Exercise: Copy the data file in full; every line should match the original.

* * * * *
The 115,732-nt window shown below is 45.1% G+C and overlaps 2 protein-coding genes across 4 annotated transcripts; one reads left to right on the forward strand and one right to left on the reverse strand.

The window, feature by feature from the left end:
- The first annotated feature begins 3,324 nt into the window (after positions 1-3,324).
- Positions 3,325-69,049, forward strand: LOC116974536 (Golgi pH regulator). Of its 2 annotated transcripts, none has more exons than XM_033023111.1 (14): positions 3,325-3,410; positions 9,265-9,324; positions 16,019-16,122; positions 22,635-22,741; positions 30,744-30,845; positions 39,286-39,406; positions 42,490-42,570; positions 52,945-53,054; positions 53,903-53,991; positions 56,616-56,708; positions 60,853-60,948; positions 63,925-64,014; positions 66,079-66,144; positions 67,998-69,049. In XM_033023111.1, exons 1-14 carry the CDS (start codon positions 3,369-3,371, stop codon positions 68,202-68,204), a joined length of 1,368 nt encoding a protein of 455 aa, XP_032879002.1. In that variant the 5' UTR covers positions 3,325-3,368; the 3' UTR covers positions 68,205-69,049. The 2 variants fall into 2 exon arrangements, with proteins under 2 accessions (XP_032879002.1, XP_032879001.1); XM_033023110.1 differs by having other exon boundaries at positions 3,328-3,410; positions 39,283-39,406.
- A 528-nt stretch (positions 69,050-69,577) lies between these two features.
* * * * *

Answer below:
The 115,732-nt window shown below is 45.1% G+C and overlaps 2 protein-coding genes across 4 annotated transcripts; one reads left to right on the forward strand and one right to left on the reverse strand.

The window, feature by feature from the left end:
- The first annotated feature begins 3,324 nt into the window (after positions 1-3,324).
- Positions 3,325-69,049, forward strand: LOC116974536 (Golgi pH regulator). Of its 2 annotated transcripts, none has more exons than XM_033023111.1 (14): positions 3,325-3,410; positions 9,265-9,324; positions 16,019-16,122; positions 22,635-22,741; positions 30,744-30,845; positions 39,286-39,406; positions 42,490-42,570; positions 52,945-53,054; positions 53,903-53,991; positions 56,616-56,708; positions 60,853-60,948; positions 63,925-64,014; positions 66,079-66,144; positions 67,998-69,049. In XM_033023111.1, exons 1-14 carry the CDS (start codon positions 3,369-3,371, stop codon positions 68,202-68,204), a joined length of 1,368 nt encoding a protein of 455 aa, XP_032879002.1. In that variant the 5' UTR covers positions 3,325-3,368; the 3' UTR covers positions 68,205-69,049. The 2 variants fall into 2 exon arrangements, with proteins under 2 accessions (XP_032879002.1, XP_032879001.1); XM_033023110.1 differs by having other exon boundaries at positions 3,328-3,410; positions 39,283-39,406.
- A 528-nt stretch (positions 69,050-69,577) lies between these two features.